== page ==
God’s love has no ends, just as marriage should. If the love is broken, Christians believe that divorce is breaking the bond between Jesus, God and his Church.

The children can also suffer if the mother and father separate. Most Christians believe that marriage is the environment in which the mother, father and children live within. When a divorce occurs, upset can arise and the safe secure environment is jeopardised.

If a couple decide to divorce purely because they are no longer getting along anymore, I believe that a divorce is not necessary. Part of marriage is struggling through the hard times ‘for better for worse’. This can strengthen the relationship. I believe that if the couple can not uphold the relationship and eventually end in divorce, then they do have the right to remarry in a church. They have broken the promise they have made to God.

The Roman Catholic Church teaches that if one of the spouses is the innocent victim of a divorce decreed by civil law: this spouse therefore has not contravened the moral law. ‘There is a big difference between a spouse who has tried to be faithful to the sacrament of marriage and is unjustly abandoned, and one who through his own grave fault destroys a canonically valid marriage.’ (Catechism of the Church 2386)

I believe. If either of the partners is mistreating the other, either by physical or mental cruelty then a divorce can be justified. ‘Husbands ought to love their wives as their own bodies.’ (Ephesians 5:21-23) If this teaching is not upheld then either partner has the right to want a divorce.

A couple may wish to divorce for many reasons. Each spouse vows to ‘be faithful for as long as he shall live.’ If this promise is broken, one of the partners may want a divorce.

I believe that the victim of physical or mental abuse has the right remarry once again. I believe that because it is the not the victim’s fault that the marriage had broken down it is only fair that he/she can remarry in a church.

I think that when a couple make promises before God in a marriage ceremony to stay together until death do part, they should do so. However, if one commit adultery, the other should be free to choose whether she or he should divorce. If one partner is treating the other unreasonably, by physical or mental cruelty, or even by insanity, one also has the choice whether to divorce. I think that the divorcee, who suffered from his or her partner by abuse or adultery, then they have the right to remarry.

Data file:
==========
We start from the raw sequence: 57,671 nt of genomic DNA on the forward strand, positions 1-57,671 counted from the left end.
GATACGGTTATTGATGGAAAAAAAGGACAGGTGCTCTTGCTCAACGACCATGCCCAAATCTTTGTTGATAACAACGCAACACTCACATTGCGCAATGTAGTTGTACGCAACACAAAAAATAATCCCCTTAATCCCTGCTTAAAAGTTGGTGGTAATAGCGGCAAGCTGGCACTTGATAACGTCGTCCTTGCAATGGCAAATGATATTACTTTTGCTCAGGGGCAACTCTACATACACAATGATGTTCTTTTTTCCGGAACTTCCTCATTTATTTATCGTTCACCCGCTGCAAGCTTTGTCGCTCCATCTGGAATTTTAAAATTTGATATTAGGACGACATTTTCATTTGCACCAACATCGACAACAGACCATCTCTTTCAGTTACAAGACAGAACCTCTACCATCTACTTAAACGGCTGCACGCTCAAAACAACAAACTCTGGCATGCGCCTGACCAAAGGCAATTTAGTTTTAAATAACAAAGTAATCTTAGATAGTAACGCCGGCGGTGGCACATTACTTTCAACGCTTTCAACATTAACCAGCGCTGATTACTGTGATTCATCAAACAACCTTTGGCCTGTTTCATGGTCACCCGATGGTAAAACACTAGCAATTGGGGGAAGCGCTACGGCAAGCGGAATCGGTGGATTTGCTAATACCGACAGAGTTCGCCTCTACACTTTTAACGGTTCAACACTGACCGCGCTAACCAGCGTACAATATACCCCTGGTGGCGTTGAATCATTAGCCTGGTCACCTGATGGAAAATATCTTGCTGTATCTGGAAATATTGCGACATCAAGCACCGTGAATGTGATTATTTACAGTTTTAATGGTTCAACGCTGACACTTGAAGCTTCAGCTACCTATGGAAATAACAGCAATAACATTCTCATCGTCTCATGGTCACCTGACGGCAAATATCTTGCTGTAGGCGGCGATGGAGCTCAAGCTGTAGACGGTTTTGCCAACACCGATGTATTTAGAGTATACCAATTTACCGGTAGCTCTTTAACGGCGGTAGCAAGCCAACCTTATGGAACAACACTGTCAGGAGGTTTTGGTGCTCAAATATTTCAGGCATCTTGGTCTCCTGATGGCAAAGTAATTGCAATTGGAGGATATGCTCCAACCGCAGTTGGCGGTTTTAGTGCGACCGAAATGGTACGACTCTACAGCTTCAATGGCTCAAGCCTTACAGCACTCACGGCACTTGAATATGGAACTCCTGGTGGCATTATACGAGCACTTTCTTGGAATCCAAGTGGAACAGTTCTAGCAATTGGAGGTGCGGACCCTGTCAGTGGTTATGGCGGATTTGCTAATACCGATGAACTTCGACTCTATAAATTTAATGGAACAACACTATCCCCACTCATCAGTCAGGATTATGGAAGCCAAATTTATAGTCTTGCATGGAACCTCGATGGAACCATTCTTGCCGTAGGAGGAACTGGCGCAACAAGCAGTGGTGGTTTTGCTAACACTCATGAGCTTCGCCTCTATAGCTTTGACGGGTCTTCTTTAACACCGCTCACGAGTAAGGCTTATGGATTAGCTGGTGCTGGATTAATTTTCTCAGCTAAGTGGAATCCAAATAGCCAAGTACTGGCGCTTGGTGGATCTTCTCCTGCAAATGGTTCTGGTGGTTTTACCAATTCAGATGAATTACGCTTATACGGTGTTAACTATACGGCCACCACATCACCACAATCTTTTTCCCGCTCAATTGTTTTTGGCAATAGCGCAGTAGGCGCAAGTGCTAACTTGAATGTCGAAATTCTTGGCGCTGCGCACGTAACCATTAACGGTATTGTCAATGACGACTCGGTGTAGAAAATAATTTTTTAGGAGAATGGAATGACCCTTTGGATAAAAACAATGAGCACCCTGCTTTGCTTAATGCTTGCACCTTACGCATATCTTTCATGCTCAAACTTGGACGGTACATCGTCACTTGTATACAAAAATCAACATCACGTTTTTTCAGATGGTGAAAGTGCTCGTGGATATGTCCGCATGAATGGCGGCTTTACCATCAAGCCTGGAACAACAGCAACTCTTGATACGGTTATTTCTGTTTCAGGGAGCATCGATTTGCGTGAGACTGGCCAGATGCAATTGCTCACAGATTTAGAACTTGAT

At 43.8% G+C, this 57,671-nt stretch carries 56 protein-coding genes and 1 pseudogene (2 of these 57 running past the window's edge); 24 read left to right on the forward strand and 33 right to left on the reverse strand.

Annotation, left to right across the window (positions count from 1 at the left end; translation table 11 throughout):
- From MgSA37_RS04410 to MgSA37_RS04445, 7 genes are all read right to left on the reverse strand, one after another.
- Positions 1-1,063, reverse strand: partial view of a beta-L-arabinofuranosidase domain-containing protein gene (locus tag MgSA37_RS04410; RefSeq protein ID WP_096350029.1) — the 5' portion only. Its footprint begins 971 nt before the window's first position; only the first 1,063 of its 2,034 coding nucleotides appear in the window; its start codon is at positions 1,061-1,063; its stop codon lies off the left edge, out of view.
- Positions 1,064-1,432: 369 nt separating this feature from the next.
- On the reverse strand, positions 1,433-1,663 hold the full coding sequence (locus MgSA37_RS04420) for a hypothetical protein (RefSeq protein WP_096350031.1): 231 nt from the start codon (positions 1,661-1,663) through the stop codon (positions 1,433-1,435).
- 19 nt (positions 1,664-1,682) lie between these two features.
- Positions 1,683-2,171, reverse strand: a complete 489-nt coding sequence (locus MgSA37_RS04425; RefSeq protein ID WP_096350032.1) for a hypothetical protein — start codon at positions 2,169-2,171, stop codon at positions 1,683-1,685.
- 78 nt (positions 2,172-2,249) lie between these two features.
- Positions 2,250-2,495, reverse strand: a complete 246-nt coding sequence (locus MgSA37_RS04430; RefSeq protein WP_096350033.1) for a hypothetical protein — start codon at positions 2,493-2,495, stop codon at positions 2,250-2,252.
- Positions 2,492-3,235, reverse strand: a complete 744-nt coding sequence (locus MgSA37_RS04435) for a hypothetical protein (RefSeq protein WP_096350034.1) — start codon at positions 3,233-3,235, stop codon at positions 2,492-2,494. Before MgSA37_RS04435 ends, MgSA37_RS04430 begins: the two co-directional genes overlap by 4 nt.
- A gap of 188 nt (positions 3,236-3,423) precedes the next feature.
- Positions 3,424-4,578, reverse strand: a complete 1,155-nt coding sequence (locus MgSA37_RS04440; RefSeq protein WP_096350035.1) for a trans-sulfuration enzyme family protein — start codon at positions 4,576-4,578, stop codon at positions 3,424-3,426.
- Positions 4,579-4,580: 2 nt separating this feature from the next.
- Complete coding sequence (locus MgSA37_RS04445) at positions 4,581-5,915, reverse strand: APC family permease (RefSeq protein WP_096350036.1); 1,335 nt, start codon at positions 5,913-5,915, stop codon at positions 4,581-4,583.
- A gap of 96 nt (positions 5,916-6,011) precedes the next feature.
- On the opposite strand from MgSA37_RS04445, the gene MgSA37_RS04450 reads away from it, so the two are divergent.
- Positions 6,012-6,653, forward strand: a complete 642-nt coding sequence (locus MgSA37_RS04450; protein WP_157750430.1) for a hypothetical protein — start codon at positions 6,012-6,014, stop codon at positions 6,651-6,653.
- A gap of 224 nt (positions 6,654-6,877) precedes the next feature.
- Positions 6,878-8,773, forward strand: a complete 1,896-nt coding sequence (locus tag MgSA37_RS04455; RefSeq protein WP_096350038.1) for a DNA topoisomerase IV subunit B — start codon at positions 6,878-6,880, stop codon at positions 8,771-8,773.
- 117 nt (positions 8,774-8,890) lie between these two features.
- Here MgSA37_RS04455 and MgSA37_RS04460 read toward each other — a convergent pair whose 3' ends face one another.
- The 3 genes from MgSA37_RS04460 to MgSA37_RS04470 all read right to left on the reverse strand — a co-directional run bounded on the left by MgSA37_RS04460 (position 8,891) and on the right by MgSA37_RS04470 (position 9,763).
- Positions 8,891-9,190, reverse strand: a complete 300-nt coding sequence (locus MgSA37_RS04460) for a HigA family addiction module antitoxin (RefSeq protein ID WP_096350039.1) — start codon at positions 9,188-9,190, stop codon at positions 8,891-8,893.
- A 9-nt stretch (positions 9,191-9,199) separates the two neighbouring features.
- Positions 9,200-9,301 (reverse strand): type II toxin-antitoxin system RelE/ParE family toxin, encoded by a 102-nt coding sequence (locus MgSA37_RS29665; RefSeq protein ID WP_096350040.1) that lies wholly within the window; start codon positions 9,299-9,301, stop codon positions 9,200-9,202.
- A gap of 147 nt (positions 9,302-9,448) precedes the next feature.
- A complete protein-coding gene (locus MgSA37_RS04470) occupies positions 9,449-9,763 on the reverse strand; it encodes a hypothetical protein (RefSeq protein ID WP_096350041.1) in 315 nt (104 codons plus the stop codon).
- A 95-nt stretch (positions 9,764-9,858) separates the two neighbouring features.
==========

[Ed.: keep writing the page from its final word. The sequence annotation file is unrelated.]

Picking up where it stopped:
If the marriage is suffering from difficulty, due to arguments and disagreements, then the couple should work to make the marriage work. Suffering can sometimes strengthen the relationship, so what would be the point of giving it up?

I believe that annulment can take place if:

a) the partner was forced into the marriage

b) one partner suffered from mental problem at the time of the marriage

c) one of the partners did not intend to keep the marriage vows

d) One of the partners was not baptised at the time of marriage.

I believe that divorce and remarriage can be justified, but only under some circumstances of adultery and abuse. I believe that God does not want any one to live in sadness or hurt.


Catholic Christianity Today – M.Elson and V.W Watson

GCSE for you – Christianity and Moral Issues –Anne Jordan

Understanding Catholic Christianity – Thomas Zanig and Barbara Allaire

Catechism of the Catholic Church

Exploring the Sacraments – Robert. B Kelly

‘WGGS’ resource sheet